An Ohio HSA-qualified HDHP is the best way to ensure affordable Ohio health insurance. If you have an Ohio HSA-HDHP plan or are considering one, its important to understand the 2012 changes for HSA contribution limits and HDHP out-of-pocket maximum changes
With the IRS announcing the cost-of-living adjustments affecting Health Savings Accounts (HSAs), HSA contribution limits and High Deductible Health Plans (HDHP) out-of-pocket maximums will see slight increases in 2012. HDHP minimum required deductibles remain the same as in the last two years. With some professional guidance, you can easily find affordable Ohio health insurance with an HSA-qualified HDHP.
Health Savings Accounts (HSAs) help you set aside tax-free dollars to pay for qualified medical expenses. If you have a High Deductible Health Plan (HDHP), you need to make payments up to a certain yearly deductible amount before your insurance plan begins to pay for any benefits. One of the biggest advantages of having an HDHP is that it allows you to enroll in the tax-advantaged HSA. In fact, an HSA is available only if you have an HDHP.
Ohio HSA-HDHP Plans Changes to Note
If you have an Ohio HSA-HDHP plan or are considering one, its important to note the changes for HSA contribution limits and HDHP out-of-pocket maximum changes in 2012:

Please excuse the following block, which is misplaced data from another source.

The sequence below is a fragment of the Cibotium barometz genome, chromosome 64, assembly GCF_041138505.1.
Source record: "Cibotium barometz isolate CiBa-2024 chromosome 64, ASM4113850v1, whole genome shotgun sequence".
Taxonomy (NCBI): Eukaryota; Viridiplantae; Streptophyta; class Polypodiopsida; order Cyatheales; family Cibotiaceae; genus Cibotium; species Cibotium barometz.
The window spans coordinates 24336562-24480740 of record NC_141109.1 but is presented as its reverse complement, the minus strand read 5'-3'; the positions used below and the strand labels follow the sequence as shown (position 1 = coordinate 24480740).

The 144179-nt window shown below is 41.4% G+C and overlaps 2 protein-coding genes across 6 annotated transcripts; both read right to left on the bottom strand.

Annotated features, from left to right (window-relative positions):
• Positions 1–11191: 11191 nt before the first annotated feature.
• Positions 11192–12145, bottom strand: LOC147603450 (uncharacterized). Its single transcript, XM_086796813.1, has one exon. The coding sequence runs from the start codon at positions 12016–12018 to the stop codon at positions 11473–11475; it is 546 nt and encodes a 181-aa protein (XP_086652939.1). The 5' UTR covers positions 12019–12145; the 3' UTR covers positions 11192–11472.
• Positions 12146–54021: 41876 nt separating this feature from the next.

HSA Contribution Limits:
– Individual (self-only HDHP): $3,100 ($50 increase from 2011)
– Family: $6,250 ($100 increase from 2011)
HDHP Out-of-pocket Maximums:
– Self-only: $6,050 (a $100 increase from 2011)
– Family: $12,100 (a $200 increase from 2011)
Some things have remained unchanged from 2011: Limits for catch-up contributions (for persons over age 55) are still $1,000. Similarly, HDHP Minimum Required Deductibles are the same as last year with self-only HDHP coverage at $1,200 and family HDHP coverage at $2,400.
One important restriction that came into effect in 2011 was regarding the use of HSA, Flexible Spending Account (FSA), Health Reimbursement Account (HRA) funds. Law passed in 2011 allows individuals with these accounts to purchase over-the-counter (OTC) medications (except insulin) only using prescriptions. Those who use the funds in these savings accounts inappropriately will have to pay a tax on the purchase as well as a 20 percent penalty.
Enrolling in a Plan to Meet Your Needs
Leading Ohio insurance companies such as Anthem Blue Cross Blue Shield, United Healthcare, Medical Mutual of Ohio, Aetna, Golden Rule and Humana offer affordable Ohio HSA-qualified HDHP plans. The best way to find an Ohio health insurance plan that fits your needs is to get professional guidance from an experienced Ohio health insurance broker based in Ohio. A reliable agent will discuss your eligibility for HSA health insurance Ohio, research your options and help you choose an affordable plan.